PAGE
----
SCHUYLER DIXON, AP Sports Writer
FORT WORTH, Texas (AP) — No. 10 TCU’s new high-powered offense will see one of its models when Texas Tech visits Saturday.
Red Raiders coach Kliff Kingsbury says the offenses are “very similar,” with one big difference: Horned Frogs quarterback Trevone Boykin.
“If you look at what he’s done, his numbers, you’ve got to put him up there in the Heisman talk with the top three guys,” Kingsbury said. “He’s been phenomenal. He’s been as dominant a player as there is in the country when it comes to running the football and throwing it and really protecting it.”
Boykin is thriving in his first season under TCU co-offensive coordinator Sonny Cumbie, who shares Kingsbury’s roots as a quarterback at Texas Tech and spent the last of four seasons as an assistant in Lubbock on Kingsbury’s staff in 2013.
Cumbie joined the Horned Frogs along with former Oklahoma State offensive coordinator Doug Meacham when defensive-minded coach Gary Patterson decided he needed to do something to try to keep up with the fast-paced spread offenses in the Big 12.
Now both sides get to compare notes on the same field.
“I think it will be interesting,” Texas Tech running back DeAndre Washington said. “We pretty much know what they’re going to do on offense. They know what we’re going to do on offense. I think it will definitely be fun going against coach Cumbie.”
Kingsbury says Boykin’s ability to run is what makes the two offenses different, but the junior just threw for a career-high 410 yards in a bounce-back win over Oklahoma State after the Horned Frogs (5-1, 2-1 Big 12) blew a 21-point lead in the final 11 minutes and lost on a last-play field goal at Baylor.
TCU, long known for producing top-ranked defenses, is fifth nationally in scoring offense and seventh in total offense, and the most improved offense in the country in both categories.
“People say, ‘You look calm,'” Patterson said. “Well, when you’re going into a ballgame and you know that you can score points, as a head coach and also a defensive guy, that’s all you’re asking for.”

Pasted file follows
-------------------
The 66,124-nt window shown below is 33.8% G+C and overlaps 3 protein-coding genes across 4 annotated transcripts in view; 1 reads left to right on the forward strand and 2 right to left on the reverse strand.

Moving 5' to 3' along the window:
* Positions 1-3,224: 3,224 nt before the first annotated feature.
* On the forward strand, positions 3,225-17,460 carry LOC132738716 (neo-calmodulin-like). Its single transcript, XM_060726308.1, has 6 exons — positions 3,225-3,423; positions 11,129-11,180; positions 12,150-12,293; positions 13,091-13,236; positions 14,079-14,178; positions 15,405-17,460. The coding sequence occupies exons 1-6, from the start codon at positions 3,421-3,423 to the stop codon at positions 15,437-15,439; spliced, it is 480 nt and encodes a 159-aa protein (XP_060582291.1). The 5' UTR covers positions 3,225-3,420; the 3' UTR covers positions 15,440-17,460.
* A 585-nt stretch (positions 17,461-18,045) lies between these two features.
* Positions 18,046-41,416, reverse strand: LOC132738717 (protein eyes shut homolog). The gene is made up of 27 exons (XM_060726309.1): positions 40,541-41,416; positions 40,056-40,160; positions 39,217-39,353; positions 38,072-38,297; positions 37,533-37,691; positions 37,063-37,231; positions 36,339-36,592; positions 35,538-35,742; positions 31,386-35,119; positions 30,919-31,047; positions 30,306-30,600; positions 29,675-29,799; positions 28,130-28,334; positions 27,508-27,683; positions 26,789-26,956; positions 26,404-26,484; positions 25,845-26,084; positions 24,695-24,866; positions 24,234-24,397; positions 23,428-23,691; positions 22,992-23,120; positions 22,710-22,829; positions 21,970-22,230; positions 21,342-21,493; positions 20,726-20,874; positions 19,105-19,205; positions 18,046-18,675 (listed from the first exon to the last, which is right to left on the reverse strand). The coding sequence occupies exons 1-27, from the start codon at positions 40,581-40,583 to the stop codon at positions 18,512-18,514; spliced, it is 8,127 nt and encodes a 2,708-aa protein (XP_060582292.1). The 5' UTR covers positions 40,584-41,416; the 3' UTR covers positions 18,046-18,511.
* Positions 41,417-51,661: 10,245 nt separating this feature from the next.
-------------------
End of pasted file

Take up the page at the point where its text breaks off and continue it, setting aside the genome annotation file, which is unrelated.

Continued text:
Things to consider as Texas Tech (3-4, 1-3) tries to improve to 3-0 against TCU since the former Southwest Conference foes were reunited in the Big 12 when the Frogs joined in 2012:
GRANT’S STATUS: Texas Tech leading receiver Jakeem Grant is expected to play after getting stitches from a cut on his chin sustained at an off-campus party where shots were fired last weekend. Grant, who has 50 catches for 629 yards and five touchdowns, is also battling ankle and shoulder injuries. “I think they’re both things we can manage,” Kingsbury said.
DON’T FORGET THE DEFENSE: With all the attention on TCU’s offense and the defense giving up the big lead in the 61-58 loss to Baylor, the Horned Frogs still have the Big 12’s best unit in sacks per game (3.8), tackles for loss per game (8.3), interceptions (11), takeaways (17) and fewest first downs (110).
WASHINGTON’S ROLL: Tech’s Washington has set career highs in rushing in consecutive weeks. He had 138 in a loss to West Virginia two weeks ago and 164 in last week’s 34-21 win over Kansas. That was the most yards rushing for pass-happy Texas Tech since Taurean Henderson had 169 against Kansas in 2004.
BOYKIN AGAINST TECH: Boykin threw for 332 yards, a career high at the time, and four touchdowns in a 56-53 loss in triple overtime in Texas Tech’s last visit to Fort Worth two years ago. Last year he became the first TCU quarterback since 1987 to rush for 100 yards (101) in Tech’s 20-10 win.
WEBB OVER CUMBIE: Tech quarterback Davis Webb should overtake Cumbie on the school’s career passing yardage chart. He’s 159 yards shy of Cumbie’s total of 5,116, which is ninth in school history.